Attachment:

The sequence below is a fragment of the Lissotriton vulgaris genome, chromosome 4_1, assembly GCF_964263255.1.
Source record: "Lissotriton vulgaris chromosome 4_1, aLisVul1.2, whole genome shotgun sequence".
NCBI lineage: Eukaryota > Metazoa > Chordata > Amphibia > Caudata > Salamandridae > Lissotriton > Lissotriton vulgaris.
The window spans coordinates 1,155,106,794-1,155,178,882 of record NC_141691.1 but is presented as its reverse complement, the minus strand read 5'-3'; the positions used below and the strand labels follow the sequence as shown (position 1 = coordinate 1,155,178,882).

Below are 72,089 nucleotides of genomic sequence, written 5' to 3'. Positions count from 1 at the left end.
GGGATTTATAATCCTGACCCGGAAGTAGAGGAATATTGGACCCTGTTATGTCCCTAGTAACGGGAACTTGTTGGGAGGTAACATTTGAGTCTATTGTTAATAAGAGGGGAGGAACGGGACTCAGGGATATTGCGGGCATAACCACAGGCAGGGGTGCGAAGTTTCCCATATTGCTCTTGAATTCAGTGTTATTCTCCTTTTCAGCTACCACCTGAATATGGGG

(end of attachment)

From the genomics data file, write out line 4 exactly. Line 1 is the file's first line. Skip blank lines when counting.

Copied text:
The window spans coordinates 1,155,106,794-1,155,178,882 of record NC_141691.1 but is presented as its reverse complement, the minus strand read 5'-3'; the positions used below and the strand labels follow the sequence as shown (position 1 = coordinate 1,155,178,882).